An anonymous reader sent me a link to an article containing an interview with the founder of the non-denominational mikveh in
“For a lot of people, the mikveh’s been associated with a lot of negatives — the second-class status of women, the denigration of women’s bodies,” says the play’s co-author, Anita Diamant. Premiering in 2005, the play was created as a means of fundraising for Mayyim Hayyim, a state-of-the-art nondenominational mikveh opened in
2004 inthe largely Jewish community of Newton, Mass., near . Diamant, best known as the author of “The Red Tent,” founded that mikveh, which has spawned a movement for alternative ritual baths nationwide, including one that is planned to open in Boston 2010 in . Los Angeles
It’s interesting to me that self-described liberal Jews have decided to rally around what is generally considered one of most misogynistic, archaic, politically incorrect mitzvot and one of the first to be dropped by Reform Judaism, and dressed it up into something empowering to women and even friendly to homosexuals.
My anonymous reader (AR, not to be confused with my commenter Regular Anonymous or RA) pointed out that the article is full of problematic statements or implications.
AR objects to the depiction of a mikveh lady as stern: I got married in
When I lived in the
Half the women at your Israeli neighborhood mikveh would never be identified as observant if you saw them on the street. One woman told me that she chose that mikveh because they don’t make a fuss about her long nails. (You are supposed to cut your nails in preparation for the mikvah, but there can be exceptions.)
RA continues: The “only mikveh in the
My first thought is that Diamant must be referring to people who are undergoing a non-Orthodox conversion. Presumably every mikveh is open to anyone who wants to use it, except for non-Jews and men (at least at the same time; in a traditonal mikveh men only immerse during the day). If a lesbian woman wanted to use the Orthodox mikveh, would anyone stop her? If she is talking about conversions, I find her complaint that the mikveh “was only available to them on Mondays from 9-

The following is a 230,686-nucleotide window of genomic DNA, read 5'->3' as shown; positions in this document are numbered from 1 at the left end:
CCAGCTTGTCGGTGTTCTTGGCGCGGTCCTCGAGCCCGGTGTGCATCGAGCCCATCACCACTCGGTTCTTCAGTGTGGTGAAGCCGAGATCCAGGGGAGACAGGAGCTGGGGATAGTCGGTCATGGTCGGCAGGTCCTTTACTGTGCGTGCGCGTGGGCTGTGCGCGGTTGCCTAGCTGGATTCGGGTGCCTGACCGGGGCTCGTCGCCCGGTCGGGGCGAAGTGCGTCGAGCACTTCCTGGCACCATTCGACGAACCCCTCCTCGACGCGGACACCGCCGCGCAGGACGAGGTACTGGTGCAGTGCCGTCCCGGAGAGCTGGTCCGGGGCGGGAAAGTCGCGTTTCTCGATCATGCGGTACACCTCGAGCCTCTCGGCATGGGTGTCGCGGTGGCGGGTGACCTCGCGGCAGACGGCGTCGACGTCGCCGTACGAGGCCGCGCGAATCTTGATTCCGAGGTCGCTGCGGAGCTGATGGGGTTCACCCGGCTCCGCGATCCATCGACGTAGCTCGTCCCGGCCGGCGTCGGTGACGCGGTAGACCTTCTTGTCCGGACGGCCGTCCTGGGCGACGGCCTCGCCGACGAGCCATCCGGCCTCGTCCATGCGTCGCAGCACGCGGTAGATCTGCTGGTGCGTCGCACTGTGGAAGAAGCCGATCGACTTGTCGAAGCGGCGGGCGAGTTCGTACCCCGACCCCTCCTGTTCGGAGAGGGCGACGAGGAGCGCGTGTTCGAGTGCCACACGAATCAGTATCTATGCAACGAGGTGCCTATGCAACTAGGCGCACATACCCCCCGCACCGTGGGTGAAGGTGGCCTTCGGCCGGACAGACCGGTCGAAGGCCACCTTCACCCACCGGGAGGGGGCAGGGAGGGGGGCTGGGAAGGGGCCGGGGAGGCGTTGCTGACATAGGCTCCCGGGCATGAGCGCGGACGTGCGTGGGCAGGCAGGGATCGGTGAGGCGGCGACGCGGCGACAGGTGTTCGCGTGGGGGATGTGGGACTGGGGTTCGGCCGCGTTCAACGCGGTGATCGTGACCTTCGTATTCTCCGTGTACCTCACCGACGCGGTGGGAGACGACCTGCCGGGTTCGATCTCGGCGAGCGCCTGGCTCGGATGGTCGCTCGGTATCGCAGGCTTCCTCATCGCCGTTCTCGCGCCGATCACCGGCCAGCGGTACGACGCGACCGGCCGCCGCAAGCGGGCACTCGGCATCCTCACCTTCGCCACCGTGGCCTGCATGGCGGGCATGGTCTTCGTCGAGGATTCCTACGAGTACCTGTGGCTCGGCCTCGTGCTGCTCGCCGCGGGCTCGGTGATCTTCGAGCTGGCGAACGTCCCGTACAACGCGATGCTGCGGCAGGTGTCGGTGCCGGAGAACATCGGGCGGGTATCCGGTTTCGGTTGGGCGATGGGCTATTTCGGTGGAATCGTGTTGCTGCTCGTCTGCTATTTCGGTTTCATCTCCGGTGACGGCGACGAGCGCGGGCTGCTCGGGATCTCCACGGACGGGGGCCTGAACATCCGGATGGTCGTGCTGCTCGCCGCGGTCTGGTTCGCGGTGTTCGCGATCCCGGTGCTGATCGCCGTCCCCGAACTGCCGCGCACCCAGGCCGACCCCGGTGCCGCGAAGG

A check of Mayyim Hayyim’s website indicates a bit of overcompensation in this area; it’s open seven to eight hours five days a week and two additional hours in the evenings. This is despite having only three to four immersions per day (3800 over three years, according to the article). In contrast, at least 20-30 women pass through my local mikveh each evening.
My second thought is, well, I don’t have a second thought. Non-Orthodox women shouldn’t need a separate mikveh. But I can see how some mikveh attendants might give some women a hard time. Or maybe the issue is that non-Orthodox women want to immerse during the day, something that Orthodox women, except for brides, generally don’t do.
Here’s why AR thinks the mikveh has been reclaimed:
I think mikveh is attracting attention because it is post-feminist, that is, there is no competition from men. Unlike shul, or school, and even though they have immersions for men, too, it is a very clear to everyone that this is mostly for and about the women and their uniquely female experiences (menstruation, birth, lo aleinu breast cancer…), although I am not sure the subjects of the article would accept that.
And she asks, “Wouldn’t it be great if all the women who are committed to mikveh as part of ol malchut shamayim (accepting the yoke of the Torah) also thought it was the most wonderful thing? And had beautiful mikvaot to go to like the one in the picture?”
Taharat hamishpacha is a very difficult mitzvah for many women, even with stunning, rabbinate-sanctioned mikvaot like the one that recently opened around the corner from me. Maybe liberal Judaism’s adoption of this mitzvah will make it easier for the ones who struggle with the concept.
What do you think?